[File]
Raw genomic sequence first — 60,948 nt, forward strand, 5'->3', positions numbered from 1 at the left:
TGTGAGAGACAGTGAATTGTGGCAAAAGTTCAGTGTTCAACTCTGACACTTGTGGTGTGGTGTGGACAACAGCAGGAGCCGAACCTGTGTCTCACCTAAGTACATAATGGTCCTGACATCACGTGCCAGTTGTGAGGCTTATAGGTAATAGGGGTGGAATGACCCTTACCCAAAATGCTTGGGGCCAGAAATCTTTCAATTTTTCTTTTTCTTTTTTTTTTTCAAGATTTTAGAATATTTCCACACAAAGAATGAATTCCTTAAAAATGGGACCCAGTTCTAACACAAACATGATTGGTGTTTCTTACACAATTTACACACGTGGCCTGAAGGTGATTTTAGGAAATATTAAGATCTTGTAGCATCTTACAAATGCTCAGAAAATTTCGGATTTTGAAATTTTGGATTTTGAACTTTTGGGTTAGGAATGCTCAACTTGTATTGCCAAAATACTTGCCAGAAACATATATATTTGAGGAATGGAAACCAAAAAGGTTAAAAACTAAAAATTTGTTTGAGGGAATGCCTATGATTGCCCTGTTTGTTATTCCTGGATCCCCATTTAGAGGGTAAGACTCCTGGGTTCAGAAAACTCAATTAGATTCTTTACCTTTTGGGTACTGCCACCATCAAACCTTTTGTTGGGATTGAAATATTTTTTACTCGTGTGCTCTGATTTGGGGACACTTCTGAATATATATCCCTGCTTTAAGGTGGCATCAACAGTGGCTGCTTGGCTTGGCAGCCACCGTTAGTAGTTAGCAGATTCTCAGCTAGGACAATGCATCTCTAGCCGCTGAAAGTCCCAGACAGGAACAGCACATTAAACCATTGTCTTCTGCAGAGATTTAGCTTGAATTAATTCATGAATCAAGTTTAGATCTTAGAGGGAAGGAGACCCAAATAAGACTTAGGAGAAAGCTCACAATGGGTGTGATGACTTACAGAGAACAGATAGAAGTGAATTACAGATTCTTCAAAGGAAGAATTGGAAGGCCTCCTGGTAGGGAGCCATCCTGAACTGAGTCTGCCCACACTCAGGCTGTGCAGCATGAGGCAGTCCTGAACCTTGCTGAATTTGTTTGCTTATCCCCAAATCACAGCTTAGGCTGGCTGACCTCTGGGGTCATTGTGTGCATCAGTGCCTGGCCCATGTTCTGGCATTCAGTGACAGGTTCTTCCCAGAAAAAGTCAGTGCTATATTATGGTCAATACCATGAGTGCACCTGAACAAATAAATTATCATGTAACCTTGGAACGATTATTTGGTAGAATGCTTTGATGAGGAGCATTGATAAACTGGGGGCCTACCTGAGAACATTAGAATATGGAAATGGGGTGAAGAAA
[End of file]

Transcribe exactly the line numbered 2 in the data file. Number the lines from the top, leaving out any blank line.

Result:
TGTGAGAGACAGTGAATTGTGGCAAAAGTTCAGTGTTCAACTCTGACACTTGTGGTGTGGTGTGGACAACAGCAGGAGCCGAACCTGTGTCTCACCTAAGTACATAATGGTCCTGACATCACGTGCCAGTTGTGAGGCTTATAGGTAATAGGGGTGGAATGACCCTTACCCAAAATGCTTGGGGCCAGAAATCTTTCAATTTTTCTTTTTCTTTTTTTTTTTCAAGATTTTAGAATATTTCCACACAAAGAATGAATTCCTTAAAAATGGGACCCAGTTCTAACACAAACATGATTGGTGTTTCTTACACAATTTACACACGTGGCCTGAAGGTGATTTTAGGAAATATTAAGATCTTGTAGCATCTTACAAATGCTCAGAAAATTTCGGATTTTGAAATTTTGGATTTTGAACTTTTGGGTTAGGAATGCTCAACTTGTATTGCCAAAATACTTGCCAGAAACATATATATTTGAGGAATGGAAACCAAAAAGGTTAAAAACTAAAAATTTGTTTGAGGGAATGCCTATGATTGCCCTGTTTGTTATTCCTGGATCCCCATTTAGAGGGTAAGACTCCTGGGTTCAGAAAACTCAATTAGATTCTTTACCTTTTGGGTACTGCCACCATCAAACCTTTTGTTGGGATTGAAATATTTTTTACTCGTGTGCTCTGATTTGGGGACACTTCTGAATATATATCCCTGCTTTAAGGTGGCATCAACAGTGGCTGCTTGGCTTGGCAGCCACCGTTAGTAGTTAGCAGATTCTCAGCTAGGACAATGCATCTCTAGCCGCTGAAAGTCCCAGACAGGAACAGCACATTAAACCATTGTCTTCTGCAGAGATTTAGCTTGAATTAATTCATGAATCAAGTTTAGATCTTAGAGGGAAGGAGACCCAAATAAGACTTAGGAGAAAGCTCACAATGGGTGTGATGACTTACAGAGAACAGATAGAAGTGAATTACAGATTCTTCAAAGGAAGAATTGGAAGGCCTCCTGGTAGGGAGCCATCCTGAACTGAGTCTGCCCACACTCAGGCTGTGCAGCATGAGGCAGTCCTGAACCTTGCTGAATTTGTTTGCTTATCCCCAAATCACAGCTTAGGCTGGCTGACCTCTGGGGTCATTGTGTGCATCAGTGCCTGGCCCATGTTCTGGCATTCAGTGACAGGTTCTTCCCAGAAAAAGTCAGTGCTATATTATGGTCAATACCATGAGTGCACCTGAACAAATAAATTATCATGTAACCTTGGAACGATTATTTGGTAGAATGCTTTGATGAGGAGCATTGATAAACTGGGGGCCTACCTGAGAACATTAGAATATGGAAATGGGGTGAAGAAA